Sunday, September 27, 2009

Lights, Camera..... Action!

In many murder mysteries, there's a climactic scene in which the sleuth and the murderer confront each other. Authors handle this differently, of course. In some kinds of mysteries, the confrontation is full of physical action (e.g. a chase scene or shootout). In other kinds of mysteries, the action is not as much physical as it is a psychological battle of wits.

"Action-packed" confrontations have a really important role to play in a good mystery novel. They keep the reader's attention and they can add a lot of suspense to a mystery if they're done well. For instance, Tony Hillerman's novels (particularly the earlier ones) include some very well-written action scenes. In The Blessing Way, for instance, the climactic confrontation comes as Lt. Joe Leaphorn chases a murderer through the high mesa of Navajo country. Leaphorn's been wounded and he's alone, which of course, adds to the action. Janet Evanovich's Stephanie Plum novels often include such action scenes. In Two for the Dough, for instance, the confrontation takes place in a funeral parlor, with both Stephanie and her grandmother, Grandma Mazur, in imminent danger.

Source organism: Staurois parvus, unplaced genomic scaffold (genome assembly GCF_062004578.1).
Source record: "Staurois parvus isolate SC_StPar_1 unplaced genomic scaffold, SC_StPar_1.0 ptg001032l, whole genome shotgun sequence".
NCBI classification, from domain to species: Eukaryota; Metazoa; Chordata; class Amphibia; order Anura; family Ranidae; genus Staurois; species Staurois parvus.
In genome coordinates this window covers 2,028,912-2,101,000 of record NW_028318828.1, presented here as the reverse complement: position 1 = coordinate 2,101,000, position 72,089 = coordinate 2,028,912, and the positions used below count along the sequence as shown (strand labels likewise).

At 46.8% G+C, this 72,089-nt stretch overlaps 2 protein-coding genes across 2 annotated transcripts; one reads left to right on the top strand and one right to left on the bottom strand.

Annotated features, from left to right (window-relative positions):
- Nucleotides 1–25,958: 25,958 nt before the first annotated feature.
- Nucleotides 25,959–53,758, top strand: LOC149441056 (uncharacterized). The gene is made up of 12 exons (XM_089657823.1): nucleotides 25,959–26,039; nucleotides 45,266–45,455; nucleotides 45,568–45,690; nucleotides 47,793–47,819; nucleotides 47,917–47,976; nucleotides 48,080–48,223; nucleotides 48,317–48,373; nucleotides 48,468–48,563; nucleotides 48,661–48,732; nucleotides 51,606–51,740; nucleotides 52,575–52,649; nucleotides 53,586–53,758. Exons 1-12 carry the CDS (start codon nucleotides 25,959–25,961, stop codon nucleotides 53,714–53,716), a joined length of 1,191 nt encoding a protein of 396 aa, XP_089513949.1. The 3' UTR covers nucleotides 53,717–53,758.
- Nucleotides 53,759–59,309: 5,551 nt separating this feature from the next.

One might say that action scenes are a good "fit" for series like Hillerman's and Evanovich's, where the sleuth is in law enforcement, so one would expect that kind of confrontation. But other authors do the same thing, and some do it quite well. For instance, Robin Cook's Laurie Montgomery and Jack Stapleton (neither of whom is in law enforcement) have been in more than one "action-packed" confrontation with killers. For example, in Contagion, Stapleton ends up trapped by a murderer in a remote vacation cottage. The way in which he escapes adds to the suspense and Cook even manages to add humor to the scene - not an easy task. My personal favorite "action-packed" confrontation is in John Alexander Graham's Something in the Air. In that novel, Professor Jake Landau has a dramatic confrontation with a killer in New York's Grand Central Station. The scene is truly suspenseful, full of action, and kept me on the edge of my proverbial seat. When an action scene is well-written, authentic and richly underlaid with plot and atmosphere, it can add much to a good mystery. Some people argue that such scenes too easily descend to the level of a Hollywood blockbuster car chase scene, and in some novels, they do. But in well-written mystery novels, action scenes are taught and spine-tingling.